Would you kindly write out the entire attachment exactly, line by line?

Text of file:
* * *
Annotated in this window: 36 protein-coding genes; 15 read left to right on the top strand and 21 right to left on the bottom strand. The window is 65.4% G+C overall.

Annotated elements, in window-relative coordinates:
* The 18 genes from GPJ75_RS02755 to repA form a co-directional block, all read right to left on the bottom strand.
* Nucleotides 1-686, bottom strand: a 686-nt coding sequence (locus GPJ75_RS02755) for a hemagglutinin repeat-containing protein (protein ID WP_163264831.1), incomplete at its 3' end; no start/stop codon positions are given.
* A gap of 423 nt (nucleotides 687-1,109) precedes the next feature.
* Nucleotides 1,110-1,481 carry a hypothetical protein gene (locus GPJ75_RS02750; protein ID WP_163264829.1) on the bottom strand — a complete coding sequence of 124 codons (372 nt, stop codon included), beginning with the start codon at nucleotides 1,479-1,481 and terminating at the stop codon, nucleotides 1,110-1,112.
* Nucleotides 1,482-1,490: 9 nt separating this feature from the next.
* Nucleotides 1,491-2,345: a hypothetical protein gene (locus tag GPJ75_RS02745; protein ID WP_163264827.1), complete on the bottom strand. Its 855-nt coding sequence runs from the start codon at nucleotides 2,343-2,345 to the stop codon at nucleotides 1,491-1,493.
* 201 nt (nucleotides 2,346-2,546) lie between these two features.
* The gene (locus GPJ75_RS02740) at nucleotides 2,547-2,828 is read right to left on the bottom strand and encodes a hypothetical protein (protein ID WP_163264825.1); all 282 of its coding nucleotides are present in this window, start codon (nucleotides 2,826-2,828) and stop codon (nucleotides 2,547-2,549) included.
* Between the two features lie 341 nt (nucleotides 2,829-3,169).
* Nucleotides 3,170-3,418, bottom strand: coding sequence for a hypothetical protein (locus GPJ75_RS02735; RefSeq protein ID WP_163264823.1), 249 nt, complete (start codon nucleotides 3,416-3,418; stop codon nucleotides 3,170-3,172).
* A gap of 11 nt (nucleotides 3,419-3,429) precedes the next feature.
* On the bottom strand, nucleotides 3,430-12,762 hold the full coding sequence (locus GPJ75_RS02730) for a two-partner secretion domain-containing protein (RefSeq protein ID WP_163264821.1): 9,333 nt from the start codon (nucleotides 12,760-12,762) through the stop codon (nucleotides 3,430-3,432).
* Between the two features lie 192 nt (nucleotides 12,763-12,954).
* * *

Annotated in this window: 36 protein-coding genes; 15 read left to right on the top strand and 21 right to left on the bottom strand. The window is 65.4% G+C overall.

Annotated elements, in window-relative coordinates:
* The 18 genes from GPJ75_RS02755 to repA form a co-directional block, all read right to left on the bottom strand.
* Nucleotides 1-686, bottom strand: a 686-nt coding sequence (locus GPJ75_RS02755) for a hemagglutinin repeat-containing protein (protein ID WP_163264831.1), incomplete at its 3' end; no start/stop codon positions are given.
* A gap of 423 nt (nucleotides 687-1,109) precedes the next feature.
* Nucleotides 1,110-1,481 carry a hypothetical protein gene (locus GPJ75_RS02750; protein ID WP_163264829.1) on the bottom strand — a complete coding sequence of 124 codons (372 nt, stop codon included), beginning with the start codon at nucleotides 1,479-1,481 and terminating at the stop codon, nucleotides 1,110-1,112.
* Nucleotides 1,482-1,490: 9 nt separating this feature from the next.
* Nucleotides 1,491-2,345: a hypothetical protein gene (locus tag GPJ75_RS02745; protein ID WP_163264827.1), complete on the bottom strand. Its 855-nt coding sequence runs from the start codon at nucleotides 2,343-2,345 to the stop codon at nucleotides 1,491-1,493.
* 201 nt (nucleotides 2,346-2,546) lie between these two features.
* The gene (locus GPJ75_RS02740) at nucleotides 2,547-2,828 is read right to left on the bottom strand and encodes a hypothetical protein (protein ID WP_163264825.1); all 282 of its coding nucleotides are present in this window, start codon (nucleotides 2,826-2,828) and stop codon (nucleotides 2,547-2,549) included.
* Between the two features lie 341 nt (nucleotides 2,829-3,169).
* Nucleotides 3,170-3,418, bottom strand: coding sequence for a hypothetical protein (locus GPJ75_RS02735; RefSeq protein ID WP_163264823.1), 249 nt, complete (start codon nucleotides 3,416-3,418; stop codon nucleotides 3,170-3,172).
* A gap of 11 nt (nucleotides 3,419-3,429) precedes the next feature.
* On the bottom strand, nucleotides 3,430-12,762 hold the full coding sequence (locus GPJ75_RS02730) for a two-partner secretion domain-containing protein (RefSeq protein ID WP_163264821.1): 9,333 nt from the start codon (nucleotides 12,760-12,762) through the stop codon (nucleotides 3,430-3,432).
* Between the two features lie 192 nt (nucleotides 12,763-12,954).